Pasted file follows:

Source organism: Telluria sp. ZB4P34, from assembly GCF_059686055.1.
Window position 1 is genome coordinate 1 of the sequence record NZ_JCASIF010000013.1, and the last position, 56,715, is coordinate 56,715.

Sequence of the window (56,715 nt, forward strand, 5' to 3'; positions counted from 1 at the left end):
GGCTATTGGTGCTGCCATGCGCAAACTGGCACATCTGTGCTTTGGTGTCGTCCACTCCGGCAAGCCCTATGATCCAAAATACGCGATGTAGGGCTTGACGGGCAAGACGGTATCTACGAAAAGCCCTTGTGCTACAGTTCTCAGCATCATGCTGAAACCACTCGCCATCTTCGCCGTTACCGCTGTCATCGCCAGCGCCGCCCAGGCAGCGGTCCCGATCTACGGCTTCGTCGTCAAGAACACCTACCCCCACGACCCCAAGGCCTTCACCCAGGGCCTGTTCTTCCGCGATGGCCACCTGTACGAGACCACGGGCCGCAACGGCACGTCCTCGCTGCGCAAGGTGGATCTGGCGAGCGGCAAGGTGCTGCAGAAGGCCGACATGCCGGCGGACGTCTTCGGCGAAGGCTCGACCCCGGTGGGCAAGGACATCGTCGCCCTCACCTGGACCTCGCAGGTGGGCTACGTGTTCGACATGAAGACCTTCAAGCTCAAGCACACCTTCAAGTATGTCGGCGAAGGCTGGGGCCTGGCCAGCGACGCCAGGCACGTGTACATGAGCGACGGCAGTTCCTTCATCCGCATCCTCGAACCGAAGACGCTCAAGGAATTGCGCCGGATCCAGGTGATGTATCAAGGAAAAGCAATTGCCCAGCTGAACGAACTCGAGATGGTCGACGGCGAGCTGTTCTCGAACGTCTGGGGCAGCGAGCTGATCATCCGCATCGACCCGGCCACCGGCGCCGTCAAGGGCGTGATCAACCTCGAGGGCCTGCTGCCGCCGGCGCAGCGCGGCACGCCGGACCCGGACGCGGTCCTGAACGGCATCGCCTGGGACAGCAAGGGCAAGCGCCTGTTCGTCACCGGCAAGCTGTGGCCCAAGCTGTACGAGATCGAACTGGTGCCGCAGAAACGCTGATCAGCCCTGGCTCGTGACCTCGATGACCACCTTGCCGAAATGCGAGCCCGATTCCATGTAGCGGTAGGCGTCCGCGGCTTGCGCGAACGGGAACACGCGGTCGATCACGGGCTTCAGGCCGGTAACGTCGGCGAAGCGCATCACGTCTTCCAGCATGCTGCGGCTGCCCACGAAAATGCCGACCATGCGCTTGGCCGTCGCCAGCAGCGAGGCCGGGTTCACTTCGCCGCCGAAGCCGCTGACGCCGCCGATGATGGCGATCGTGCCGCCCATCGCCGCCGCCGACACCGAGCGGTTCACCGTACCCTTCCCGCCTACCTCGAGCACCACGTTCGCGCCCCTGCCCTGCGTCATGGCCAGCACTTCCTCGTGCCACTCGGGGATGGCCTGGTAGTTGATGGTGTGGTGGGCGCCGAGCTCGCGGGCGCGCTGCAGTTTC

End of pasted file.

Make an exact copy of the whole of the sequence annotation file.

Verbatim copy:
Source organism: Telluria sp. ZB4P34, from assembly GCF_059686055.1.
Window position 1 is genome coordinate 1 of the sequence record NZ_JCASIF010000013.1, and the last position, 56,715, is coordinate 56,715.

Sequence of the window (56,715 nt, forward strand, 5' to 3'; positions counted from 1 at the left end):
GGCTATTGGTGCTGCCATGCGCAAACTGGCACATCTGTGCTTTGGTGTCGTCCACTCCGGCAAGCCCTATGATCCAAAATACGCGATGTAGGGCTTGACGGGCAAGACGGTATCTACGAAAAGCCCTTGTGCTACAGTTCTCAGCATCATGCTGAAACCACTCGCCATCTTCGCCGTTACCGCTGTCATCGCCAGCGCCGCCCAGGCAGCGGTCCCGATCTACGGCTTCGTCGTCAAGAACACCTACCCCCACGACCCCAAGGCCTTCACCCAGGGCCTGTTCTTCCGCGATGGCCACCTGTACGAGACCACGGGCCGCAACGGCACGTCCTCGCTGCGCAAGGTGGATCTGGCGAGCGGCAAGGTGCTGCAGAAGGCCGACATGCCGGCGGACGTCTTCGGCGAAGGCTCGACCCCGGTGGGCAAGGACATCGTCGCCCTCACCTGGACCTCGCAGGTGGGCTACGTGTTCGACATGAAGACCTTCAAGCTCAAGCACACCTTCAAGTATGTCGGCGAAGGCTGGGGCCTGGCCAGCGACGCCAGGCACGTGTACATGAGCGACGGCAGTTCCTTCATCCGCATCCTCGAACCGAAGACGCTCAAGGAATTGCGCCGGATCCAGGTGATGTATCAAGGAAAAGCAATTGCCCAGCTGAACGAACTCGAGATGGTCGACGGCGAGCTGTTCTCGAACGTCTGGGGCAGCGAGCTGATCATCCGCATCGACCCGGCCACCGGCGCCGTCAAGGGCGTGATCAACCTCGAGGGCCTGCTGCCGCCGGCGCAGCGCGGCACGCCGGACCCGGACGCGGTCCTGAACGGCATCGCCTGGGACAGCAAGGGCAAGCGCCTGTTCGTCACCGGCAAGCTGTGGCCCAAGCTGTACGAGATCGAACTGGTGCCGCAGAAACGCTGATCAGCCCTGGCTCGTGACCTCGATGACCACCTTGCCGAAATGCGAGCCCGATTCCATGTAGCGGTAGGCGTCCGCGGCTTGCGCGAACGGGAACACGCGGTCGATCACGGGCTTCAGGCCGGTAACGTCGGCGAAGCGCATCACGTCTTCCAGCATGCTGCGGCTGCCCACGAAAATGCCGACCATGCGCTTGGCCGTCGCCAGCAGCGAGGCCGGGTTCACTTCGCCGCCGAAGCCGCTGACGCCGCCGATGATGGCGATCGTGCCGCCCATCGCCGCCGCCGACACCGAGCGGTTCACCGTACCCTTCCCGCCTACCTCGAGCACCACGTTCGCGCCCCTGCCCTGCGTCATGGCCAGCACTTCCTCGTGCCACTCGGGGATGGCCTGGTAGTTGATGGTGTGGTGGGCGCCGAGCTCGCGGGCGCGCTGCAGTTTC